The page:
Activation springs, along with the miniscrew and the TPA, can be removed once you have achieved sufficient increase in overbite. It is important to avoid extrusive mechanics, such as intermaxillary elastics, during the finishing phase of treatment. Such mechanics often extrude molars and increase the vertical dimension, and can result in the recurrence of the anterior open bite during the final finishing phase of treatment.

Razavi_Figure 3_optFigure 3: A working model demonstrates the distance the TPA should be away from palatal tissue. Advantages of this Technique

The palate has proven to be an effective site for miniscrew implant placement for movement of dentition in the anteroposterior dimension using indirect anchorage mechanics.4-6 It provides a site of thick, dense cortical bone that provides significant miniscrew stability.7 Furthermore, the bone is covered with ample keratinized tissue, making it resistant to tissue irritation and inflammation.

Other than the incisive foramen, the palate is also a site where there is limited potential for nerve and blood-vessel damage from miniscrew placement.7 The main advantage of the indirect anchorage system provided through a palatal miniscrew attached to a transpalatal arch is that it seldom requires any alterations in treatment mechanics. Figure 4_optFigure 4: A soldered distal extension attaches nitinol coils for intrusion. Consequently, the clinician can use familiar, conventional orthodontic mechanics for en-masse retraction of anterior teeth,6 distalization of the entire maxillary arch, or protraction of the maxillary posterior segments. The above-described protocol outlines how the palate can also provide means for movement of the dentition in the vertical dimension. Using careful treatment mechanics, this method can be a predictable alternative to orthognathic surgery for the treatment of anterior open bites.Razavi_Figure 5_optFigure 5: An activated miniscrew is used for maxillary molar intrusion.

 Mohammad R. Razavi, DDS, MSD, FRCD(C), maintains a private practice in Ottawa, Canada. He founded and directed the Skeletal Anchorage Clinic at Case Western Reserve. He has served as a member of the craniofacial team at the Cleveland Clinic Foundation, and has served as the orthodontist for the Cleveland Browns, and the Ottawa Senators. He is a diplomate of the American Board of Orthodontists and a Fellow of the Royal College of Dentists in Canada. and an ad hoc reviewer for the American Journal of Orthodontics and the Journal of Clinical Orthodontics. He has served as an advocate for 3M Unitek since 2007. He can be reached at [email protected].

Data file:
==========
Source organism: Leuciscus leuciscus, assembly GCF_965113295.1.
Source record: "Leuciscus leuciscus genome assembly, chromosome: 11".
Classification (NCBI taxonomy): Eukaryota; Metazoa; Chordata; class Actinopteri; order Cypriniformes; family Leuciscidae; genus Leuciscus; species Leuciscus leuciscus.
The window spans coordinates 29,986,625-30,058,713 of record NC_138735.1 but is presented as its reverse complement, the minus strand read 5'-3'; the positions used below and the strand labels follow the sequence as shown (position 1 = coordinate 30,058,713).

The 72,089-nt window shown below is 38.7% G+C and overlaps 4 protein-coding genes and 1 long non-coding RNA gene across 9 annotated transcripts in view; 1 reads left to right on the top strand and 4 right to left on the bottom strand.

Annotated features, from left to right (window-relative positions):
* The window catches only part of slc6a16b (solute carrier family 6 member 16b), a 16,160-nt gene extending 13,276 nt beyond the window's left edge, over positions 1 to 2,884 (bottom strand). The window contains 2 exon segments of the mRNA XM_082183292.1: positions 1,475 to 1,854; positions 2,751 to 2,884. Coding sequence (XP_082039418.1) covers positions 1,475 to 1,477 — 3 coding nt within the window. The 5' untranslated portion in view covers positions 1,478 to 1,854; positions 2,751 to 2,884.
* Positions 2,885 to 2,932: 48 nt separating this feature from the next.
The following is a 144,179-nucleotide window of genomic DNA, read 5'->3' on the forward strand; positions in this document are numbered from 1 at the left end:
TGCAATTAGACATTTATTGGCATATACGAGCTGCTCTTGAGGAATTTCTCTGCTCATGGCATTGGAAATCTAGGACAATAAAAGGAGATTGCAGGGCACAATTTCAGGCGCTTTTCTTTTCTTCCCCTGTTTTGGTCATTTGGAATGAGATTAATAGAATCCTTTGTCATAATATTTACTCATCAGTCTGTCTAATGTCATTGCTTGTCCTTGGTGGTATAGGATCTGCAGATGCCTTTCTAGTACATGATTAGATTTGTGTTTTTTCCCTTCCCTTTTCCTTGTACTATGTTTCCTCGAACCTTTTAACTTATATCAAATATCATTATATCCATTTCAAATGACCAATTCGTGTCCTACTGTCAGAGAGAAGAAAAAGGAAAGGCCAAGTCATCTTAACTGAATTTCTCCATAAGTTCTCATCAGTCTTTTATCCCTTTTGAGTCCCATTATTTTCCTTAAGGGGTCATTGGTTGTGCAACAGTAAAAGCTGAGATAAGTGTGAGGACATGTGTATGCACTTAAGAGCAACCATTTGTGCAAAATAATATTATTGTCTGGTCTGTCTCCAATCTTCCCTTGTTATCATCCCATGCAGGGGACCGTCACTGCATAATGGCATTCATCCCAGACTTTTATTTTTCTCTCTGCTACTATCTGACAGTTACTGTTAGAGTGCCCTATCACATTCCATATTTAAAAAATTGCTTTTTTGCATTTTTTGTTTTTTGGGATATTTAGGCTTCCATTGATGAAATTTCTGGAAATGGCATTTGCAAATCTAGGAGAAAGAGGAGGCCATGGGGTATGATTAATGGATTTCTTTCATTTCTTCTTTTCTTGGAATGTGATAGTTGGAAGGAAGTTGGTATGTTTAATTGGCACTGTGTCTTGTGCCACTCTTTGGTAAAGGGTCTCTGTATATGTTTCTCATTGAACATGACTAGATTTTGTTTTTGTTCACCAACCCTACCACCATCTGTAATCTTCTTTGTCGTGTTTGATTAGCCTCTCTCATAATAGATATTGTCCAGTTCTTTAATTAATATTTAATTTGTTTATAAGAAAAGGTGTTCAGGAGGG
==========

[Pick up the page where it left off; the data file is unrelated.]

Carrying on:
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Figure 6b_opt

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Figure 6d_optFigure 6A-6D: Patient 1’s open bite was corrected over a period of 6 months.

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Figure 7c_opt

Figure 7d_optFigure 7A-7D: Patient 2’s open bite was corrected over a period of 7 months.

 Figure 8_optFigure 8: This is a superimposition of Patient 1’s final cephalometric radiograph (green) on the initial cephalometric radiograph (black).


Figure 9_optFigure 9: This is a superimposition of Patient 2’s final cephalometric radiograph (green) on the initial cephalometric radiograph (black).

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3. Cope JB. OrthoTADs: The Clinical Guide an Atlas. Dallas: Under Dog Media, 2007;361-367.
4. Razavi M. Indirect anchorage using the palate: A unique application of the Unitek Temporary Anchorage Device. Orthodontic Perspectives. 2010;17(2):6-9.
5. Razavi M. Applications and benefits of fixed anchorage in the palate. Orthodontic Perspectives. 2009;16(2):15-17.
6. Razavi M. MSIs, TPAs, and SLBs: Combining appliance systems can shorten treatment time and lengthen appointment intervals. Orthodontic Products. 2011;18(7):30-36.
7. Kang S, Lee S, Ahn S, Heo M, Kim T. Bone thickness of the palate for orthodontic mini-implant anchorage in adults. Am J Orthod Dentofacial Orthop. 2007;131:S74-80.